Carved out of the jungle on a hillside 200m away from the Biotopo del Quetzal entrance, this place has good-sized simple rooms with hot showers. Reasonably priced, simple meals (mains from Q30) are served, and there are vegetarian options. The best reason to be here is the wealth of info you'll get from the friendly staff, and the chance to be next door to the biotope. Foxes visit in the evening, as does a host of interesting birds, which the staff will happily identify for you. The other options may be more luxurious, but if you're here for the nature (and who isn't?!), this is a perfect choice. A trail for quetzal viewing leads up into the hills. There's also a path along a gorgeous, lush river to a beautiful waterfall.

  • Lodging in Lanquín

    Zephyr Lodge

    Lanquín's self-admitted party hostel is all class – great rooms with spectacular views, decent dorms and some good hangout areas, including the big thatched-roof bar/restaurant. The river is a five-minute walk downhill. Wi-fi goes off at 8pm, however, meaning there's all the more reason to party with your new-found friends instead of hanging out with your computer or phone.

  • Lodging in Lívingston

    Dos Arboles

    A relative newcomer in what was the Vecchia Toscana, Dos Arboles is a fun, hip hostel and more, with live-music shows, a lovely pool with hummingbirds, and experienced owners who know what makes a place tick. Any closer to the water and you'll be wading. Good mosquito nets mean that you'll actually get some sleep here too.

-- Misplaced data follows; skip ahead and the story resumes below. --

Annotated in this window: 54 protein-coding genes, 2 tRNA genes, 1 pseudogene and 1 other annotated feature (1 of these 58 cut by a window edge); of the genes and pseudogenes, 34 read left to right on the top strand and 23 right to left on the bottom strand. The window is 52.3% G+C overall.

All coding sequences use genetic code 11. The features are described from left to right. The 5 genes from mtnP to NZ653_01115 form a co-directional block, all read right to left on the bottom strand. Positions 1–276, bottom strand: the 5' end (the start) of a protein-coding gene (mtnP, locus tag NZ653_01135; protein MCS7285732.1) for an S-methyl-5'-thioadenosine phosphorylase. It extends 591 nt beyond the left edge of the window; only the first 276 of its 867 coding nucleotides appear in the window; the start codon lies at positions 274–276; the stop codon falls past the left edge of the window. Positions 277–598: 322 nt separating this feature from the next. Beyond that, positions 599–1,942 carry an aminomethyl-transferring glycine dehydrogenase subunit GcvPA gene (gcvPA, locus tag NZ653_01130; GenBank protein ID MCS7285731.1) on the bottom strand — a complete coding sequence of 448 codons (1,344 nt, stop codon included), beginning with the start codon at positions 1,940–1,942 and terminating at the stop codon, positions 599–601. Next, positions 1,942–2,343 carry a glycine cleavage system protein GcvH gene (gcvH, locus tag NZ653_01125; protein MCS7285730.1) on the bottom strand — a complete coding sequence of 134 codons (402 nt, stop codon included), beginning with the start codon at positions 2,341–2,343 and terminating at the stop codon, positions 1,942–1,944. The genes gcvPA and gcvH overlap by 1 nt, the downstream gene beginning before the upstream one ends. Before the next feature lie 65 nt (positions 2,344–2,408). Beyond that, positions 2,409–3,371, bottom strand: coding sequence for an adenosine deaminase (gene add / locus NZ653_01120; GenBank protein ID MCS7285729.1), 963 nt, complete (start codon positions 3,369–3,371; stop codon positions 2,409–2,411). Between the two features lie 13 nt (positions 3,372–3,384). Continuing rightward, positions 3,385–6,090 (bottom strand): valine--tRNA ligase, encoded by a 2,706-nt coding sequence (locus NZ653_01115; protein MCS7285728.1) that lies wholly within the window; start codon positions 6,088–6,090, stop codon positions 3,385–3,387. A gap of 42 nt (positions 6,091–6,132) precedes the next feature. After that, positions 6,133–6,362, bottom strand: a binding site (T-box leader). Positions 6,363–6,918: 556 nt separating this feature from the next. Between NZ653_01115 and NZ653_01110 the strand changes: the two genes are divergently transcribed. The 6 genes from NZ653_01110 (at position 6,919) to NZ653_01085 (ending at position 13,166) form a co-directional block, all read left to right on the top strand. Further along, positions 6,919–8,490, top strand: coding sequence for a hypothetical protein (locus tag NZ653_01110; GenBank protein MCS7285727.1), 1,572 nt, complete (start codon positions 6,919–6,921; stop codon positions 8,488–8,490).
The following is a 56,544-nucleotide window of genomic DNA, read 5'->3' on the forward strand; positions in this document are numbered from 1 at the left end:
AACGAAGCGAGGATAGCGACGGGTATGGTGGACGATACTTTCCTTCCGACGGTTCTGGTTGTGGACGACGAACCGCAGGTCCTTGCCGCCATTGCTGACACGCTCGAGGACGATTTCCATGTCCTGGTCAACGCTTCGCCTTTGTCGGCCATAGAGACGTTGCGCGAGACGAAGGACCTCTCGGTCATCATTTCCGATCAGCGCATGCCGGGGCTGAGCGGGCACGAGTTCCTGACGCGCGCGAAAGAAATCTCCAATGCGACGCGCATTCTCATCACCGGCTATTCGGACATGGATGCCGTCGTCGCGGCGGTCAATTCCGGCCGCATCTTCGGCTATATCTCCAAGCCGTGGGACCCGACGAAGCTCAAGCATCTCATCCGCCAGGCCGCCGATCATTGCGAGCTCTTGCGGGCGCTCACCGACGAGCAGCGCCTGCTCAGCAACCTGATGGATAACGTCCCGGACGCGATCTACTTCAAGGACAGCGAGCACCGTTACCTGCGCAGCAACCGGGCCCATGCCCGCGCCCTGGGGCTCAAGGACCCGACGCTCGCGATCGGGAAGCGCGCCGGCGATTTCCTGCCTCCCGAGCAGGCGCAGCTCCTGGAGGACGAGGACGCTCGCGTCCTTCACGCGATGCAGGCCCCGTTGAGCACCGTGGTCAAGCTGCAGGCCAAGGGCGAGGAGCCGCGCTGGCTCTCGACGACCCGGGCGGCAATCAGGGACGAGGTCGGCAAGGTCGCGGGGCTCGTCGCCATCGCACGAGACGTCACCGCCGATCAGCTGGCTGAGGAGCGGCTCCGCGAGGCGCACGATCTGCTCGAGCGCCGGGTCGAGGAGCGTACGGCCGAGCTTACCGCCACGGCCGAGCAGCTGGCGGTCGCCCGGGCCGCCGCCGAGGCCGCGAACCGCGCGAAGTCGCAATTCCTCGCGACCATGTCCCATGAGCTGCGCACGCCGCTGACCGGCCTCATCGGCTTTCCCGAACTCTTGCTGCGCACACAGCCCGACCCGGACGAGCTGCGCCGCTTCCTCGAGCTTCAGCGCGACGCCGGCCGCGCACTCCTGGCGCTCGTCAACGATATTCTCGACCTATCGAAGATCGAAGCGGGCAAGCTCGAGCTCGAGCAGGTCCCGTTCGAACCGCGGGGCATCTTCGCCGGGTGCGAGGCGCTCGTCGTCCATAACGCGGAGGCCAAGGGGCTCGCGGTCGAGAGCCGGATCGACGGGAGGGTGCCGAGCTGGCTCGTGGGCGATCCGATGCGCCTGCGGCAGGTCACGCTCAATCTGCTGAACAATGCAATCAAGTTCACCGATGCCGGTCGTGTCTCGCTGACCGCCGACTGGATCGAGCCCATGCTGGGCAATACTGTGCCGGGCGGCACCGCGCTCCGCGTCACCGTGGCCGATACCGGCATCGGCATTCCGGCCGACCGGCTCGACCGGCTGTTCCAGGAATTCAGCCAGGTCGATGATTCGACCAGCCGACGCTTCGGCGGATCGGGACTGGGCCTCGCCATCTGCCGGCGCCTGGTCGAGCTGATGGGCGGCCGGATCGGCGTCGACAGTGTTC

• Lodging in El Oriente

    Posada de Quiriguá

    The Posada de Quiriguá gets high marks, not only for lovely rooms and a gracious owner, but also for delicious Japanese food that's served there. There are only a few rooms, and when the owner is traveling the posada is closed, so advance reservations are essential.

  • Lodging in Lívingston

    Finca Tatin

    Experience the forest at this rustic B&B at the confluence of Ríos Dulce and Tatin, 10km from Lívingston. Four-hour guided walks and kayak trips, some visiting local Q'eqchi' villages, are offered. Accommodations are in funky wood-and-thatch cabins scattered through the jungle and spiffy riverfront cabins (double Q350 to Q400, depending on room layout and beds) with balconies overlooking the water. There are trails, waterfalls and endless river tributaries that you can explore with one of the cayucos (indigenous fishing dugouts) available for guest use (per day Q80). Guided night walks through the jungle offer views of elusive nightlife, and cave tours are good for swimming and soaking in a natural sauna. You can walk to Lívingston from here in about four hours or take your kayak. Alternatively, staff from Finca Tatin will come pick you up. A temescal sauna is a new addition for those needing a good purifying sweat.

  • Lodging in Caribbean Coast